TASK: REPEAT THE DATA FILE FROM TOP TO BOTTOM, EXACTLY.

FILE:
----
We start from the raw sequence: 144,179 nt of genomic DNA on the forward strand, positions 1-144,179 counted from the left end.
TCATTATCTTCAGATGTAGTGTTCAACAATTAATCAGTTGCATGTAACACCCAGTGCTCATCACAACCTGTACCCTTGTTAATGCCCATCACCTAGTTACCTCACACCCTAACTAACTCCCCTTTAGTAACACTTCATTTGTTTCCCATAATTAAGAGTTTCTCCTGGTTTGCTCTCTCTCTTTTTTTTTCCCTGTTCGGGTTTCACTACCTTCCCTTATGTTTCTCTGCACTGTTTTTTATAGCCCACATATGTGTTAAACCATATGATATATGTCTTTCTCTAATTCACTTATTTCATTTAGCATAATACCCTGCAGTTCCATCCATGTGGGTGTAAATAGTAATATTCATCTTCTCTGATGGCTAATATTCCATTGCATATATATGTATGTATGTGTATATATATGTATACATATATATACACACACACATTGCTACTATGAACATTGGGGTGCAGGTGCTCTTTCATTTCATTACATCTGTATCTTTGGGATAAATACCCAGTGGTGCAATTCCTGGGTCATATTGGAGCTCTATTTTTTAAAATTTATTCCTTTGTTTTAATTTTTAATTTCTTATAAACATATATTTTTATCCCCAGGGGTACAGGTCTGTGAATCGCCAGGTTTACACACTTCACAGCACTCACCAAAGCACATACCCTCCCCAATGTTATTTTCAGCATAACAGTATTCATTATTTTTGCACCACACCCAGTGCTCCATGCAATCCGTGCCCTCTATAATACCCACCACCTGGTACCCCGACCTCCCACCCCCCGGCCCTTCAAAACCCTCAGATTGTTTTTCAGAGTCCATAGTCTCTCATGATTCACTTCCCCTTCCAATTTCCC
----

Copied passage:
We start from the raw sequence: 144,179 nt of genomic DNA on the forward strand, positions 1-144,179 counted from the left end.
TCATTATCTTCAGATGTAGTGTTCAACAATTAATCAGTTGCATGTAACACCCAGTGCTCATCACAACCTGTACCCTTGTTAATGCCCATCACCTAGTTACCTCACACCCTAACTAACTCCCCTTTAGTAACACTTCATTTGTTTCCCATAATTAAGAGTTTCTCCTGGTTTGCTCTCTCTCTTTTTTTTTCCCTGTTCGGGTTTCACTACCTTCCCTTATGTTTCTCTGCACTGTTTTTTATAGCCCACATATGTGTTAAACCATATGATATATGTCTTTCTCTAATTCACTTATTTCATTTAGCATAATACCCTGCAGTTCCATCCATGTGGGTGTAAATAGTAATATTCATCTTCTCTGATGGCTAATATTCCATTGCATATATATGTATGTATGTGTATATATATGTATACATATATATACACACACACATTGCTACTATGAACATTGGGGTGCAGGTGCTCTTTCATTTCATTACATCTGTATCTTTGGGATAAATACCCAGTGGTGCAATTCCTGGGTCATATTGGAGCTCTATTTTTTAAAATTTATTCCTTTGTTTTAATTTTTAATTTCTTATAAACATATATTTTTATCCCCAGGGGTACAGGTCTGTGAATCGCCAGGTTTACACACTTCACAGCACTCACCAAAGCACATACCCTCCCCAATGTTATTTTCAGCATAACAGTATTCATTATTTTTGCACCACACCCAGTGCTCCATGCAATCCGTGCCCTCTATAATACCCACCACCTGGTACCCCGACCTCCCACCCCCCGGCCCTTCAAAACCCTCAGATTGTTTTTCAGAGTCCATAGTCTCTCATGATTCACTTCCCCTTCCAATTTCCC